Blanca de Lizaur, PhD, MA, BA, Content specialist.

Tag: TVyNovelas

In reply to a reader’s letter: <em>TVyNovelas’</em>  print-runs, and when to invest in media companies

In reply to a reader’s letter: TVyNovelas’ print-runs, and when to invest in media companies

For media people, Para:, Magazine
I eagerly read Edgar Santoyo (a member of the FCPS: School of Social and Political Sciences, UNAM)'s article, about “Espacio 2002”, a yearly event organized by Televisa to connect with Communications students throughout Mexico, and to improve its public image [Humanidades  # 232]. I agree with him that, unfortunately, the majority of professors and researchers in the field of Communications in our country, have never had the opportunity to work in media, with all the consequences this entails: Inexperience and resentment in many of them –true, ...and in many media, a “mafia-gang” style of choosing and developing new hires. I also agree that many intellectuals and researchers automatically belittle everything mainstream mass-media disseminate, as if you could exert any intellectual le
The media and their many problems: KIOSKS SLOW DEATH

The media and their many problems: KIOSKS SLOW DEATH

For everybody, Para:, Magazine
We find some foreign cities both amazing and disappointing. Their broad boulevards, mile-long blocks, mirrored buildings, cleanliness and order, amaze us. Their barren sidewalks, cold coffee shops (literally freezing, since the air conditioning is used to “drive” people out, so other customers can occupy the tables quickly), and the lack of the bustle and chatter of people are ...disenchanting. Seeing somebody else on the street, in fact, doesn't make one feel safer; it may even scare you. Our cities have “life” because there are people out walking, musicians, street markets, people at their windows, human groups of all ages chatting excitedly ─or just playing─, newsstands, touts, con artists everywhere…; and coffee shops or food stalls along the sidewalks and in the squares, with temperat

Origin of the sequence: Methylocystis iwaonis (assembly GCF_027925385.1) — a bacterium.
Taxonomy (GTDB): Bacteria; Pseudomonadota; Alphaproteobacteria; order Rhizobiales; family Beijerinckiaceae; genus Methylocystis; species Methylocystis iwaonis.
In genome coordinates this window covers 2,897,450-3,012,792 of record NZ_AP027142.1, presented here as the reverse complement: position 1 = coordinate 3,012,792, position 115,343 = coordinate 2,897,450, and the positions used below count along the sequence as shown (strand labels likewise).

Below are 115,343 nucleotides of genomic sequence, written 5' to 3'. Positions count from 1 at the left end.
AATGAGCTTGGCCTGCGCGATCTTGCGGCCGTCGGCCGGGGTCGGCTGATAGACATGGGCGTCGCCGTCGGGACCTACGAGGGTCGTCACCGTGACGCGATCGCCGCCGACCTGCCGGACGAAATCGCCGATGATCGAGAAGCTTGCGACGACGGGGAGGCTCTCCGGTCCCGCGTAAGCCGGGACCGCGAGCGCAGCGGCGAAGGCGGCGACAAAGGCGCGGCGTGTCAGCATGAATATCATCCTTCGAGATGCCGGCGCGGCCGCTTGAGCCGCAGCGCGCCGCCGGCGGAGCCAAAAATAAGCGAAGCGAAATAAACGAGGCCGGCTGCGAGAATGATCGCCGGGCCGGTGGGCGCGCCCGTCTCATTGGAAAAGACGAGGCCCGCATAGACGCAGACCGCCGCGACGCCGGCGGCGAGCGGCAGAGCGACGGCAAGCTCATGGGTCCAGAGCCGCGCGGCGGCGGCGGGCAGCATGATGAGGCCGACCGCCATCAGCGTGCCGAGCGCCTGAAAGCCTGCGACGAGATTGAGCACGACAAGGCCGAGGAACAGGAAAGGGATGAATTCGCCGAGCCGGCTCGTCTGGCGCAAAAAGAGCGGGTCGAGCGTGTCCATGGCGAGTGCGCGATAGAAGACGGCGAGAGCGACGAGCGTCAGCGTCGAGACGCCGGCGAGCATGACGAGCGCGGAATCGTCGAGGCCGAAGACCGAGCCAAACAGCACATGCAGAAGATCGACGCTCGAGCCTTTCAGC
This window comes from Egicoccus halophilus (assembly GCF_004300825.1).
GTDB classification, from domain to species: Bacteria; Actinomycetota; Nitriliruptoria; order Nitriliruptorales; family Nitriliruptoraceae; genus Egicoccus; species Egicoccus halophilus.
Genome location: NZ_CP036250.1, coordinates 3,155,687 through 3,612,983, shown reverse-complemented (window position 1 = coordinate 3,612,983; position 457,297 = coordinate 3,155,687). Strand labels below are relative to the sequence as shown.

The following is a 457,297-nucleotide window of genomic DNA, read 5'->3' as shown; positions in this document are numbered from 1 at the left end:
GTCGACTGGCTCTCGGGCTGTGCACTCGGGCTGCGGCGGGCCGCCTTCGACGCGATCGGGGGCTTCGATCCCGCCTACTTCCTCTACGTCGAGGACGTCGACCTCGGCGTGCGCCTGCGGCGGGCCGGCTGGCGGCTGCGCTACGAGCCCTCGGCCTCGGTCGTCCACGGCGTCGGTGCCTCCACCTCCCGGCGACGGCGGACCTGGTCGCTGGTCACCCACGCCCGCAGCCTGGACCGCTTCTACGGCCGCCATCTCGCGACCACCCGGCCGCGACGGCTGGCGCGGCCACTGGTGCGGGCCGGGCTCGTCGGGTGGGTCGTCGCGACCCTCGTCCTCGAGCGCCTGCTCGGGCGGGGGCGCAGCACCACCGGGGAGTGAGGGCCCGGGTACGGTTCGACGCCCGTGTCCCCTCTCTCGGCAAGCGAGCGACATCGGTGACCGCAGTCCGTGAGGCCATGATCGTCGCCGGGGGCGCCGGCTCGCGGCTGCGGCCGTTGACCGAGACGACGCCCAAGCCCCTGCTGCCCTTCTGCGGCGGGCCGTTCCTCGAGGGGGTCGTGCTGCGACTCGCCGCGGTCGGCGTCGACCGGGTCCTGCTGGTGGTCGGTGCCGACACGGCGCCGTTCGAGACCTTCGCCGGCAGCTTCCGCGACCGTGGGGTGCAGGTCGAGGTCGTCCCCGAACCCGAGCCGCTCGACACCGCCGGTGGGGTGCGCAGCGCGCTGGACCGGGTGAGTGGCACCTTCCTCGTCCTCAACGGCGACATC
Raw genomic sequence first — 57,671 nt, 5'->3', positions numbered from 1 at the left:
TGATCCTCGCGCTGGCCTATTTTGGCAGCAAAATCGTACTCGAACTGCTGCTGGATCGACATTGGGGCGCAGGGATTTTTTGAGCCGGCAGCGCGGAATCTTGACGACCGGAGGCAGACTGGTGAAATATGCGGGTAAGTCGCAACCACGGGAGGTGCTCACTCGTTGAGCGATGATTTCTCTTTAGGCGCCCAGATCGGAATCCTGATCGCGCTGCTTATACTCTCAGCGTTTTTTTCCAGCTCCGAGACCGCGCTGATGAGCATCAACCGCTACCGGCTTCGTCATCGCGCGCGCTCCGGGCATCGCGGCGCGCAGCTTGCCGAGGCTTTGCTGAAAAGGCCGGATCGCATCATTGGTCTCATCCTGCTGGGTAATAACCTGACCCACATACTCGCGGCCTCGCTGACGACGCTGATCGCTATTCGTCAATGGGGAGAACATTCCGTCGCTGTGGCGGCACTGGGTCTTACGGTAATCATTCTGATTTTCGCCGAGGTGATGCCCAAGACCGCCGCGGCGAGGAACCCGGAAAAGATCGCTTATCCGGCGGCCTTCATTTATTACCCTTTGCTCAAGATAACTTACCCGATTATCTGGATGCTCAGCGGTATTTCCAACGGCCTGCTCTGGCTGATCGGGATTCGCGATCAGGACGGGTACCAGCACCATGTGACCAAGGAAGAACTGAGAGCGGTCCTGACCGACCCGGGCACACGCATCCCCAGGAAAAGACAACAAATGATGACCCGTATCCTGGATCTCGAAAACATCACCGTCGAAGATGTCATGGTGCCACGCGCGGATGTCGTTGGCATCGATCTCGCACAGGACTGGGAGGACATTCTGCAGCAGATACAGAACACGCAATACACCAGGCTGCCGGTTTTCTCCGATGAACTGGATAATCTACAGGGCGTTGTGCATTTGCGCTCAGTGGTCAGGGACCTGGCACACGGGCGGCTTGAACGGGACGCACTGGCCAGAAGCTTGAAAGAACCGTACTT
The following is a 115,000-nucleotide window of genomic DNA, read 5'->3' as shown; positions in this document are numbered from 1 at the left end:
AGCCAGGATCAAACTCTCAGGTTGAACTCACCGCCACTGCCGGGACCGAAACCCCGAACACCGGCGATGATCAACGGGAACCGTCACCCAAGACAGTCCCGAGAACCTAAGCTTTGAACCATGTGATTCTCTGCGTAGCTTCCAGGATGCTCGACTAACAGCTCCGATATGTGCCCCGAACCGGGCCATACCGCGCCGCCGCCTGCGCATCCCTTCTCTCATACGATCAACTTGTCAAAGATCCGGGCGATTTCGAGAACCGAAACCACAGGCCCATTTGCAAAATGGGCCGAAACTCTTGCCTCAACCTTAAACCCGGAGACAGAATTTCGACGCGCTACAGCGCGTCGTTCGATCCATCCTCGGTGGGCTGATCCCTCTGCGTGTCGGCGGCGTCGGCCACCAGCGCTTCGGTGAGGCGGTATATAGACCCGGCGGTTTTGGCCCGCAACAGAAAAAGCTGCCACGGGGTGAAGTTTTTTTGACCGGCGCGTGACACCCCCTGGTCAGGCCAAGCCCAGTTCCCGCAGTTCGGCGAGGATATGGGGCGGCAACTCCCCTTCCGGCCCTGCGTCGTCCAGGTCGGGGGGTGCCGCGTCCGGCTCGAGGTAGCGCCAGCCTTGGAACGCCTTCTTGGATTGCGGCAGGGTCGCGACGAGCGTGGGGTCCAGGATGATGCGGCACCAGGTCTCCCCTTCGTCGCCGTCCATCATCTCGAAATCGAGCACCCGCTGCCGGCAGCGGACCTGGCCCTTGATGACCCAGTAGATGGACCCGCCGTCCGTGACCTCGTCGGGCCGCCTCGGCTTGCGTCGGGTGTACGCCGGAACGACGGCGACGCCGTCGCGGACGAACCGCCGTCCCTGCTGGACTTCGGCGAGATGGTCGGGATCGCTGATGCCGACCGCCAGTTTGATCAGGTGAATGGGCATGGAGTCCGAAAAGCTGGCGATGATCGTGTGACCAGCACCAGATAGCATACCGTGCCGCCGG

THE MYSTERIOUS CASE OF THE MISSING SPECTATOR has little to do with the Digital Revolution

THE MYSTERIOUS CASE OF THE MISSING SPECTATOR has little to do with the Digital Revolution

For everybody, Para:, Magazine
An important producer mentioned his concern that film –as in the complete experience of going to the cinema– was dying. There has been a progressive, constant and noteworthy decline in the number of spectators going to the movies over the last 30 years (not necessarily in the amount of money generated by these spectators, as box office prices have raised enormously during the same period).   In part, he blamed the economic crisis; but more importantly –and along with many others in the business, he blamed “videos” for the audience decline.  Who would want to go out to the movie theater when you can enjoy the film right at home, for free or for little? Of course this sounds both logical and reasonable; however it lacks appropriate contextualization. Why?  If “videos” were the only culpri